The Use of Japanese Synonymous Verbs GIVE

A Corpus-based Study

  • I Gede Oeinada Japanese Department, Faculty of Humanities, Udayana University
  • Ni Luh Sutjiati Beratha Udayana University
  • I Nengah Sudipa Udayana University
  • Made Sri Satyawati Udayana University
Keywords: Token frequency, Collocation, Semantic prosody, Synonymy, Japanese verb


The current paper presents the synonym of the verb GIVE which in Japanese has at least five synonymous words, namely ataeru, ageru, kureru, kizou suru, and kifu suru. It applied a qualitative descriptive method combined with corpus linguistics. Synonyms of these verbs were observed based on the frequency of their use in written and oral languages ​​in two Japanese corpora. Furthermore, the collocation of each verbs was also being observed. Based on observations on the frequency of use, it is known that these five verbs have differences in the variety of languages ​​used, namely: kizou suru have the lowest frequency of use in written registers. Meanwhile, based on observations on the collocation, depending on the context, these synonymous verbs cannot be used interchangeably. It can, therefore, be concluded that these five synonymous verbs GIVE cannot completely replace each other. There are some usage limitations in the presence of each of these verbs.

Author Biographies

Ni Luh Sutjiati Beratha , Udayana University

Ni Luh Sutjiati Beratha is a professor in Semantics at the English Department Faculty of Arts Udayana University was graduated from Australian universities.  She was completed her master program at the Department of Linguistics, Monash University Melbourne Australia in 1989, and Ph.D. degree was gained from the Australian National University (ANU) Canberra Australia in 1992.  She has occupied positions as: Secretary of Udayana University Language Centre in 1996 – 1997; then in 1998 – 2000 as the Secretary of School of Graduate Studies Udayana University; from 2000 – 2006 she was the Deputy Director of Financial Affair of School of Graduate Studies Udayana University, and from 2006 – January 2010 was a Deputy Director of Academic Affair of School of Graduate Studies Udayana University.  She was the Dean of the Faculty of Arts Udayana University from 2015 until 2019, and has published books, dictionaries, and other publications.  Her interest is conducting research on ‘New Englishes’ used by tourism workers in Bali.  She was selected as the best lecturer that occupied the first position at Udayana University in 1994, and as the best presenter in research in 2011 given by Directorate general of National Research Centre and Social Services of Indonesian Republic.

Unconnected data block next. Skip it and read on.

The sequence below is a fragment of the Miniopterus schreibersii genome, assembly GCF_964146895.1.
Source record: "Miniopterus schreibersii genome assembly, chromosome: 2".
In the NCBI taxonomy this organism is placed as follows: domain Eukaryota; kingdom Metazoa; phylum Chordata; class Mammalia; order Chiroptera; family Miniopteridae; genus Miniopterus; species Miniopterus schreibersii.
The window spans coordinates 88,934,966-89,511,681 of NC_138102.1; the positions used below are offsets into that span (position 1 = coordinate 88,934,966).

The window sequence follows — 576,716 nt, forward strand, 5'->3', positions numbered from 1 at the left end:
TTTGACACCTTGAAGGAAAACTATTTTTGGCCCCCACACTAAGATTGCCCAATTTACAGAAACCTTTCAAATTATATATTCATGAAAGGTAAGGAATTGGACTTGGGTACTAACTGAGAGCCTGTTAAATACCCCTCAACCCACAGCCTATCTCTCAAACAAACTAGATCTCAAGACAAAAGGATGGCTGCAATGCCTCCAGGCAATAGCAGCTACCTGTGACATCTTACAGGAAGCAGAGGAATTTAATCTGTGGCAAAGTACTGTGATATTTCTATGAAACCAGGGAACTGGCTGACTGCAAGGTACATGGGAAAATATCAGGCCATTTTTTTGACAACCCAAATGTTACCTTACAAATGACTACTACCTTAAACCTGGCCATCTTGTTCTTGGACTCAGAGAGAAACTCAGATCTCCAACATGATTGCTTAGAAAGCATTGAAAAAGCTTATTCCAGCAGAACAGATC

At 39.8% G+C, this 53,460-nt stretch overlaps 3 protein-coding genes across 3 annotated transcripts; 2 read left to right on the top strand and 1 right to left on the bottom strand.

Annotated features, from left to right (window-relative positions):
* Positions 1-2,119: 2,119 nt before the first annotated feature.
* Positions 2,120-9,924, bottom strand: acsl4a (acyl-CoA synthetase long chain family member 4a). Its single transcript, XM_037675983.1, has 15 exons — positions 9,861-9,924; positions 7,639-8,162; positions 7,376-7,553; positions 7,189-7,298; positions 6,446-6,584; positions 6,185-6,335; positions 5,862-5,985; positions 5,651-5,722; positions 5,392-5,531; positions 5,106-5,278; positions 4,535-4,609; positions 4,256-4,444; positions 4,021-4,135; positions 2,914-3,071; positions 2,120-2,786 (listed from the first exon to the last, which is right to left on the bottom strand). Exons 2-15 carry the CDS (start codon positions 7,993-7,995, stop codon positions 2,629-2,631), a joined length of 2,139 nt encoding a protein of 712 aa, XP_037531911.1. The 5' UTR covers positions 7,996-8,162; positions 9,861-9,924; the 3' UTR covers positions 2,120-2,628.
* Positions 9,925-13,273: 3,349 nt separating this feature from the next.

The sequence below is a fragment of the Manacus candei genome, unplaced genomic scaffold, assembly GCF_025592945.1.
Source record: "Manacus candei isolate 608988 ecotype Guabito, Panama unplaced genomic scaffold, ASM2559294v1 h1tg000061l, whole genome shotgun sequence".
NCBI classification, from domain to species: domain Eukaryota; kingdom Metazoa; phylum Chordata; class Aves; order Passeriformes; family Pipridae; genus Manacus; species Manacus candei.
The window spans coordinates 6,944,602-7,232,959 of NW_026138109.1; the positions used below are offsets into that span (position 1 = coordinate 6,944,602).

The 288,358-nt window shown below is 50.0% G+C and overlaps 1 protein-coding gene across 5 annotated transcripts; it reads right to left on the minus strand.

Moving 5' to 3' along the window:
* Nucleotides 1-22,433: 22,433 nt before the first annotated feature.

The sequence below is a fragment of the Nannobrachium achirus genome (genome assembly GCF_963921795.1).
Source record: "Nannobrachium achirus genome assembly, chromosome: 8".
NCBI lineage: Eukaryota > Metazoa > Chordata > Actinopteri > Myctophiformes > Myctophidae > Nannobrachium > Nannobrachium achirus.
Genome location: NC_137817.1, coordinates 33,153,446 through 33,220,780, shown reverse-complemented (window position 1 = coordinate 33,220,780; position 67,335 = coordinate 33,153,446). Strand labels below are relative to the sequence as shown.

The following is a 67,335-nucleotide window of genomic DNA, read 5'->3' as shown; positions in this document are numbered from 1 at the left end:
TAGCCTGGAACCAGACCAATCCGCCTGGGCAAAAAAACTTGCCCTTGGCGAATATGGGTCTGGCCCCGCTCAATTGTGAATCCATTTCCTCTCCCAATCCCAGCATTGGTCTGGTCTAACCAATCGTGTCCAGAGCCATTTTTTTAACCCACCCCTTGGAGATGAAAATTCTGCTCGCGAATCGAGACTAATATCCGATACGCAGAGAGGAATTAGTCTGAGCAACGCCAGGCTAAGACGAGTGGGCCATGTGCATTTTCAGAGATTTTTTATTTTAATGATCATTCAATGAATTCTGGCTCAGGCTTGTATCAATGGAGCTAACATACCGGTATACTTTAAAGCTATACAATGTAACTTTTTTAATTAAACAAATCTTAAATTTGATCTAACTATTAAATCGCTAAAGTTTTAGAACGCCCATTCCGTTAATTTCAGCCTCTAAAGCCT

I Nengah Sudipa, Udayana University

I Nengah Sudipa is a Professor in Linguistics since 1 Nov 2006 having supervised a number of undergraduate, magister as well Ph. D students. He entered the English Department, Faculty of Letters Udayana University in 1974, continued to take Magister program in Linguistics Department, Monash University Melbourne Australia (1985-1987). He  graduated from the Doctoral Program of  Linguistics  in Udayana University (2004). He occupied the English Department Secretary, The vice Dean responsible for  Administration and Finance, the chairman of  Doctoral Program of Linguistics, Udayana University, and his  current position is the chairman of the Faculty Senate. His research interests are Semantics and Psycholinguistics and have published a number of various books dealing with Balinese Verbs, Semantics, Microlinguistics and Bahasa Indonesia for International students.

Made Sri Satyawati, Udayana University

Made Sri Satyawati is an associate professor in Udayana University. She obtained her Ph.D. in linguistics from Udayana University. She is interested in syntax study. She has published many scientific researches, such as “Grammatical Analysis of Balinese Adjectives”, “Morphosyntax of Balinese Reciprocal Construction”, and so on.


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How to Cite
Oeinada, I. G., Beratha , N. L. S., Sudipa, I. N., & Satyawati, M. S. (2021). The Use of Japanese Synonymous Verbs GIVE. The International Journal of Social Sciences World (TIJOSSW), 3(01), 15-23. Retrieved from